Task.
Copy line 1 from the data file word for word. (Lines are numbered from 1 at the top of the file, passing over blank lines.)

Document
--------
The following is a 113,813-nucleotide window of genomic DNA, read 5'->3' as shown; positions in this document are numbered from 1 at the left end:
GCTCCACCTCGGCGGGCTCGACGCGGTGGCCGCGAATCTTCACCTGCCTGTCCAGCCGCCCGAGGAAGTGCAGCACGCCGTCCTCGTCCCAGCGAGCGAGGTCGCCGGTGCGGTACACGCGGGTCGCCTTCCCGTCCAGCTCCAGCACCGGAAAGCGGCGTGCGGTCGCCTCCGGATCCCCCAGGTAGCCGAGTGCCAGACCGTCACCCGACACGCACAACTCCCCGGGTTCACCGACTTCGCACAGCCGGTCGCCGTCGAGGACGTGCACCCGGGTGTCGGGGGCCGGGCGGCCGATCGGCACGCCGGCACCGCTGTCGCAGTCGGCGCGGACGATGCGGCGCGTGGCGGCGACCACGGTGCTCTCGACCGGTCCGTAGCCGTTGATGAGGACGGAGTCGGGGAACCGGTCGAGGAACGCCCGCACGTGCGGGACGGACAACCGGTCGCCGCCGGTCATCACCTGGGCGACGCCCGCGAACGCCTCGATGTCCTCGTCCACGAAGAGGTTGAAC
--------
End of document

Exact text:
The following is a 113,813-nucleotide window of genomic DNA, read 5'->3' as shown; positions in this document are numbered from 1 at the left end: